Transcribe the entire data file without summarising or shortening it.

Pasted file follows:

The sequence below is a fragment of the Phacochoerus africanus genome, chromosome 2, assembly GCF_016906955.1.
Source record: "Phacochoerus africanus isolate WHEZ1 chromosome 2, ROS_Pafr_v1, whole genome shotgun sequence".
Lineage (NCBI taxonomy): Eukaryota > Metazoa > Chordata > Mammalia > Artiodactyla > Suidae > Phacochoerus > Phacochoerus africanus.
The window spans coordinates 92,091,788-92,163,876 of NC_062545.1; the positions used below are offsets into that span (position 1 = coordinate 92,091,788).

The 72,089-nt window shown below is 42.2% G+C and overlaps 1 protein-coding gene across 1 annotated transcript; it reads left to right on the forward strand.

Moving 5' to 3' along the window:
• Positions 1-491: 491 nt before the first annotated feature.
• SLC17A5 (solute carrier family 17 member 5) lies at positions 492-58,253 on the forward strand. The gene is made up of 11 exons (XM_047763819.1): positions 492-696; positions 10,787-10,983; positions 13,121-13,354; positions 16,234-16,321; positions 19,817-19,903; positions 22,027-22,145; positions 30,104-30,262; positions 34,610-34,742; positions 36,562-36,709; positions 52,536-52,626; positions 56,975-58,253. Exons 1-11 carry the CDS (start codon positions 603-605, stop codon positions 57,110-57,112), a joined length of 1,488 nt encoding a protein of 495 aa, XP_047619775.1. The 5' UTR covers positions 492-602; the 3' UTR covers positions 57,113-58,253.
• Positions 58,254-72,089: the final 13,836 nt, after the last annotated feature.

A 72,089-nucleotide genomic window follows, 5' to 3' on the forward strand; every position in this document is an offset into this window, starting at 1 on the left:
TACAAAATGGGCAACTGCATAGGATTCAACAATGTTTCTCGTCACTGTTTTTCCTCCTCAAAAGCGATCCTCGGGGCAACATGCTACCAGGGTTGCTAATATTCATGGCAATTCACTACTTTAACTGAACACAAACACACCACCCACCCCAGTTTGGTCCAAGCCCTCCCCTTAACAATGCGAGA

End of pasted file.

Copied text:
The sequence below is a fragment of the Phacochoerus africanus genome, chromosome 2, assembly GCF_016906955.1.
Source record: "Phacochoerus africanus isolate WHEZ1 chromosome 2, ROS_Pafr_v1, whole genome shotgun sequence".
Lineage (NCBI taxonomy): Eukaryota > Metazoa > Chordata > Mammalia > Artiodactyla > Suidae > Phacochoerus > Phacochoerus africanus.
The window spans coordinates 92,091,788-92,163,876 of NC_062545.1; the positions used below are offsets into that span (position 1 = coordinate 92,091,788).

The 72,089-nt window shown below is 42.2% G+C and overlaps 1 protein-coding gene across 1 annotated transcript; it reads left to right on the forward strand.

Moving 5' to 3' along the window:
• Positions 1-491: 491 nt before the first annotated feature.
• SLC17A5 (solute carrier family 17 member 5) lies at positions 492-58,253 on the forward strand. The gene is made up of 11 exons (XM_047763819.1): positions 492-696; positions 10,787-10,983; positions 13,121-13,354; positions 16,234-16,321; positions 19,817-19,903; positions 22,027-22,145; positions 30,104-30,262; positions 34,610-34,742; positions 36,562-36,709; positions 52,536-52,626; positions 56,975-58,253. Exons 1-11 carry the CDS (start codon positions 603-605, stop codon positions 57,110-57,112), a joined length of 1,488 nt encoding a protein of 495 aa, XP_047619775.1. The 5' UTR covers positions 492-602; the 3' UTR covers positions 57,113-58,253.
• Positions 58,254-72,089: the final 13,836 nt, after the last annotated feature.

A 72,089-nucleotide genomic window follows, 5' to 3' on the forward strand; every position in this document is an offset into this window, starting at 1 on the left:
TACAAAATGGGCAACTGCATAGGATTCAACAATGTTTCTCGTCACTGTTTTTCCTCCTCAAAAGCGATCCTCGGGGCAACATGCTACCAGGGTTGCTAATATTCATGGCAATTCACTACTTTAACTGAACACAAACACACCACCCACCCCAGTTTGGTCCAAGCCCTCCCCTTAACAATGCGAGA